Publication Date


Document Type


First Advisor

Cho, Kyu Taek

Degree Name

M.S. (Master of Science)

Legacy Department

Department of Mechanical Engineering


The aluminum-air battery is a very promising electrical energy storage system for portable electronics and electric vehicles because it is safe, inexpensive, and has a very high energy density. With the [EMIm]Cl-AlCl3 room-temperature ionic liquid (RTIL) electrolyte, by controlling the acidity, H2 evolution and dendrite formation are prevented and the Al2O3 passive film on the anode can be partially dissolved (cracked), so the battery’s lifespan is extended and even allows battery charging. Still, the Al2O3 passive film on the anode and Al2O3 deposition on the cathode remain issues which negatively affect battery performance. While these phenomena have been experimentally observed, it is difficult to understand the underlying physics and define key parameters that affect performance from experimentation alone.

In this research, a 1D, physics-based mathematical model of an Al-air battery with 1:1.5 [EMIm]Cl-AlCl3 electrolyte was developed in COMSOL Multiphysics. The model consists of the anode surface, a porous (cracked) Al2O3 layer on the anode surface, a porous separator, and a porous carbon cathode. To account for the complexities of porous media, the model is governed by volume-averaged macroscopic equations, which are used to analyze the multiphysics electrochemical reactions.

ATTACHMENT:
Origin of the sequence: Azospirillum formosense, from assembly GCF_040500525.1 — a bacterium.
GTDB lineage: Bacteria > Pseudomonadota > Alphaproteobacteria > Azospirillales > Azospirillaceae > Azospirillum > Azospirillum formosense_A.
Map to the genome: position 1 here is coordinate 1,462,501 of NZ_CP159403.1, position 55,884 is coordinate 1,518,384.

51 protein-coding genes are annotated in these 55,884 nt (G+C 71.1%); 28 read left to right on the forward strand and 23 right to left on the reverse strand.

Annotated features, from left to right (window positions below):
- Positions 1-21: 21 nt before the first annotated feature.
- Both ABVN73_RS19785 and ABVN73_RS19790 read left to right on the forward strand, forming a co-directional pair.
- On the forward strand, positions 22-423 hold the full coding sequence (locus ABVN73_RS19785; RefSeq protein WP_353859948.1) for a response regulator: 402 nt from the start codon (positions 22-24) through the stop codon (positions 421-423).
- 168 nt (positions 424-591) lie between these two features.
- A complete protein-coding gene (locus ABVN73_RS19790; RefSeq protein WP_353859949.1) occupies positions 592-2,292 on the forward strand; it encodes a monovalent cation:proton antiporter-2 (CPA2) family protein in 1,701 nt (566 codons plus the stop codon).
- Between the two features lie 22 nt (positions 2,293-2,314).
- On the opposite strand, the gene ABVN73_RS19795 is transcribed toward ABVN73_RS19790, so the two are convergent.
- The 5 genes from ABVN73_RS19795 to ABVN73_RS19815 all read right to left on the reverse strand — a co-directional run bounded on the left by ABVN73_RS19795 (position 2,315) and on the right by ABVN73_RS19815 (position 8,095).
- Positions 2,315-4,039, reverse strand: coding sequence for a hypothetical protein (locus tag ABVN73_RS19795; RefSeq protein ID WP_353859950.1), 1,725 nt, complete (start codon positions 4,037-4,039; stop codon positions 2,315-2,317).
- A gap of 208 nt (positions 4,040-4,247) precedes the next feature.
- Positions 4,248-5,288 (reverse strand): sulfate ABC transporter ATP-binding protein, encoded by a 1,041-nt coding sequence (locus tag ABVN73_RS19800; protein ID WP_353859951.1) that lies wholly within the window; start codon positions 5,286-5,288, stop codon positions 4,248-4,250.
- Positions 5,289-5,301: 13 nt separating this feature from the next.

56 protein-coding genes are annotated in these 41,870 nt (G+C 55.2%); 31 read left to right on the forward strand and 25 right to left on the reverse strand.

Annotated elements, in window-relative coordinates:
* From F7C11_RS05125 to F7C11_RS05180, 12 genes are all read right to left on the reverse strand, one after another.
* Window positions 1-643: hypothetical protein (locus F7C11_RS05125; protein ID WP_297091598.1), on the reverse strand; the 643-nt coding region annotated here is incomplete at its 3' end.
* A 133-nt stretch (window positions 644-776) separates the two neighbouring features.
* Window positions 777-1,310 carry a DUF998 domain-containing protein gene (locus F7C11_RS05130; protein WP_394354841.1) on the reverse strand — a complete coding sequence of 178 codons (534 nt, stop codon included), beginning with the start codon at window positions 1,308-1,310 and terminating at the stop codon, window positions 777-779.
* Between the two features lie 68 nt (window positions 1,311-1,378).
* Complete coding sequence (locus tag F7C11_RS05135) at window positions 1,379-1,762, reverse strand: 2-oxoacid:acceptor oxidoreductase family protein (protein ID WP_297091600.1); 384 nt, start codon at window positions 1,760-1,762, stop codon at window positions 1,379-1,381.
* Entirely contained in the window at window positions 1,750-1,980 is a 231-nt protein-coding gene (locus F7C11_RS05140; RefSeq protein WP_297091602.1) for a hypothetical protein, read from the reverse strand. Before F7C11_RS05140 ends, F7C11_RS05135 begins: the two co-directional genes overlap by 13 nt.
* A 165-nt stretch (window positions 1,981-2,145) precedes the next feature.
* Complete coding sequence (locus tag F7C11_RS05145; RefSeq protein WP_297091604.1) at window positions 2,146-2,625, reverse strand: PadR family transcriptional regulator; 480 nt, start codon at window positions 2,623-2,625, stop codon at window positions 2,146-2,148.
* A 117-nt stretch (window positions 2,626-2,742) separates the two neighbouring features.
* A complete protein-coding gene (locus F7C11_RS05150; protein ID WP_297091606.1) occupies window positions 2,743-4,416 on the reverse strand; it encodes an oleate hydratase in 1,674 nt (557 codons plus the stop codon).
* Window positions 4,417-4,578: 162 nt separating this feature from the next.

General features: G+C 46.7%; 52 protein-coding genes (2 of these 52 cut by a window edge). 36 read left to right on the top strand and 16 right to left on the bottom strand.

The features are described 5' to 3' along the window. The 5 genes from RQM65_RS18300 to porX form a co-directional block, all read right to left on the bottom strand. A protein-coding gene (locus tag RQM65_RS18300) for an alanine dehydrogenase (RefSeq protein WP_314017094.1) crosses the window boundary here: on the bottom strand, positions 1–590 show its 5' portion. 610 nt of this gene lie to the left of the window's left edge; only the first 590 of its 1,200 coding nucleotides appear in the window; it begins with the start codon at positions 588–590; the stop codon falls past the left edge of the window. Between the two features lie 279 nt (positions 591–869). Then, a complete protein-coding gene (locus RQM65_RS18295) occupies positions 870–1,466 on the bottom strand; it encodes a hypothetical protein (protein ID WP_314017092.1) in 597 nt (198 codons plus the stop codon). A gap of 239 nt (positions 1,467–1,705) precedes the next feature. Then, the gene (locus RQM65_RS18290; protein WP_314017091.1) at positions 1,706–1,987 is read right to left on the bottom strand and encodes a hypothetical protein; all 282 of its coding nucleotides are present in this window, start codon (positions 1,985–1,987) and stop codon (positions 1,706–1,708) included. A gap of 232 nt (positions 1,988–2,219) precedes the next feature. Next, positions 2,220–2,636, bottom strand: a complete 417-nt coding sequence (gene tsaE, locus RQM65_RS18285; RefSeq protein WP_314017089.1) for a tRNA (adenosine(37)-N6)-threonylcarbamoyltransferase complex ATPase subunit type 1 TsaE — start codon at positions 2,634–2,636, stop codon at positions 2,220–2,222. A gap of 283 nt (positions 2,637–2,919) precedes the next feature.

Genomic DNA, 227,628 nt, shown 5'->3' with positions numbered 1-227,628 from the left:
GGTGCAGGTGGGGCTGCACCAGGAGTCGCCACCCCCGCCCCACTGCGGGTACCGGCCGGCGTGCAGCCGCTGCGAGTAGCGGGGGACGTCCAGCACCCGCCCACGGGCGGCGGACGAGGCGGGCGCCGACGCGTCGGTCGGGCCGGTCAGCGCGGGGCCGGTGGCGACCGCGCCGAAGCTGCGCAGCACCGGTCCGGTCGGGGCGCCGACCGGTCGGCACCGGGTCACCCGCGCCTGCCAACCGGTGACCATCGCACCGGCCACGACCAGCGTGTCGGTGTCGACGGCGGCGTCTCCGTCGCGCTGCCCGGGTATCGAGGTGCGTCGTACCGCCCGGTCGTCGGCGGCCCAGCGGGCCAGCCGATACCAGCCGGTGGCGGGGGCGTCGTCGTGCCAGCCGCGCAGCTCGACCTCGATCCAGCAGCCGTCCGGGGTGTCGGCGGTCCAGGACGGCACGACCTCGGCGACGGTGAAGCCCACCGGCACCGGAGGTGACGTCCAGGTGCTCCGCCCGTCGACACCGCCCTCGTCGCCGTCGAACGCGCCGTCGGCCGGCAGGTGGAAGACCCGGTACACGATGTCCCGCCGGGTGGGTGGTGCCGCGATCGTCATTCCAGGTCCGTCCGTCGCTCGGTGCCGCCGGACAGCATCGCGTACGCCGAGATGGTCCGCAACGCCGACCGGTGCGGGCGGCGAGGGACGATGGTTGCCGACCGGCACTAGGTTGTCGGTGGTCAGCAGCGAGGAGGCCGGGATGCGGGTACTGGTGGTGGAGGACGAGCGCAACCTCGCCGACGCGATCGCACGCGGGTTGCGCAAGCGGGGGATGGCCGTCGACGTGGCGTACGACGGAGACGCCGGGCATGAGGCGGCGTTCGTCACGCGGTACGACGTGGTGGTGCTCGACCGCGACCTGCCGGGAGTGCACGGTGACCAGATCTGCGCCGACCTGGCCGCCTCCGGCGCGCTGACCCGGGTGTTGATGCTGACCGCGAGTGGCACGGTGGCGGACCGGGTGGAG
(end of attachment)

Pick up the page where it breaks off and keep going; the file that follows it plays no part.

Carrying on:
The model was first validated by comparing galvanostatic discharge performance curves with existing experimental data. Four parametric studies were conducted by adjusting the anode’s Al2O3 film porosity, solubility of oxygen into the cathode, cathode porosity, and cathode thickness. Each test showed a relation between raising the parameter and significantly better battery performance. Cathode design parameters for optimal performance are provided in this thesis. As it is the first mathematical modeling analysis of an Al-air battery, the results from this research are valuable information that may be used for future research and development of Al-air batteries.


56 pages




Northern Illinois University

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